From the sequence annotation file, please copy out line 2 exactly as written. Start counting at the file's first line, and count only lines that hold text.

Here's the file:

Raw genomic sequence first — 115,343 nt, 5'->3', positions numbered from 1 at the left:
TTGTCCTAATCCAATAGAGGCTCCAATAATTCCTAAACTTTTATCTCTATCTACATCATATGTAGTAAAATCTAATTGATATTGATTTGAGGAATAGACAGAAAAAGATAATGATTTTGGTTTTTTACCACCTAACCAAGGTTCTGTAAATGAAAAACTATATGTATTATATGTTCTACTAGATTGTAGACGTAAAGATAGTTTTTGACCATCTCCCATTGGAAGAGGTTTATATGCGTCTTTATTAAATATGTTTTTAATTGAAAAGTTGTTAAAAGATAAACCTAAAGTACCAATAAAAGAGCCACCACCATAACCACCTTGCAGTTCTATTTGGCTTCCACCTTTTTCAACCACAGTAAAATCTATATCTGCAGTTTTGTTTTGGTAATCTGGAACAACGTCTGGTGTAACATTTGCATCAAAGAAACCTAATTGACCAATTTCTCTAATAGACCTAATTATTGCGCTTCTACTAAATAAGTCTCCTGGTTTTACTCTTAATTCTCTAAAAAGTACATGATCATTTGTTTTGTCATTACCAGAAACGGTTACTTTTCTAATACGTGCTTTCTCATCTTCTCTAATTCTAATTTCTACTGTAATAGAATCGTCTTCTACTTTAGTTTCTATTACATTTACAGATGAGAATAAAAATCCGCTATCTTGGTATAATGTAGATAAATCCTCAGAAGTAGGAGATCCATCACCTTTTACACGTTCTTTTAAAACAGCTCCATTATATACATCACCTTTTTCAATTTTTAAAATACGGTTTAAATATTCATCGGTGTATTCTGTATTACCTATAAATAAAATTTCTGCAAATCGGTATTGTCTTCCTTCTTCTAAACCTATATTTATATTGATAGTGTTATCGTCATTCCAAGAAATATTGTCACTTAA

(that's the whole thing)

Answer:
TTGTCCTAATCCAATAGAGGCTCCAATAATTCCTAAACTTTTATCTCTATCTACATCATATGTAGTAAAATCTAATTGATATTGATTTGAGGAATAGACAGAAAAAGATAATGATTTTGGTTTTTTACCACCTAACCAAGGTTCTGTAAATGAAAAACTATATGTATTATATGTTCTACTAGATTGTAGACGTAAAGATAGTTTTTGACCATCTCCCATTGGAAGAGGTTTATATGCGTCTTTATTAAATATGTTTTTAATTGAAAAGTTGTTAAAAGATAAACCTAAAGTACCAATAAAAGAGCCACCACCATAACCACCTTGCAGTTCTATTTGGCTTCCACCTTTTTCAACCACAGTAAAATCTATATCTGCAGTTTTGTTTTGGTAATCTGGAACAACGTCTGGTGTAACATTTGCATCAAAGAAACCTAATTGACCAATTTCTCTAATAGACCTAATTATTGCGCTTCTACTAAATAAGTCTCCTGGTTTTACTCTTAATTCTCTAAAAAGTACATGATCATTTGTTTTGTCATTACCAGAAACGGTTACTTTTCTAATACGTGCTTTCTCATCTTCTCTAATTCTAATTTCTACTGTAATAGAATCGTCTTCTACTTTAGTTTCTATTACATTTACAGATGAGAATAAAAATCCGCTATCTTGGTATAATGTAGATAAATCCTCAGAAGTAGGAGATCCATCACCTTTTACACGTTCTTTTAAAACAGCTCCATTATATACATCACCTTTTTCAATTTTTAAAATACGGTTTAAATATTCATCGGTGTATTCTGTATTACCTATAAATAAAATTTCTGCAAATCGGTATTGTCTTCCTTCTTCTAAACCTATATTTATATTGATAGTGTTATCGTCATTCCAAGAAATATTGTCACTTAA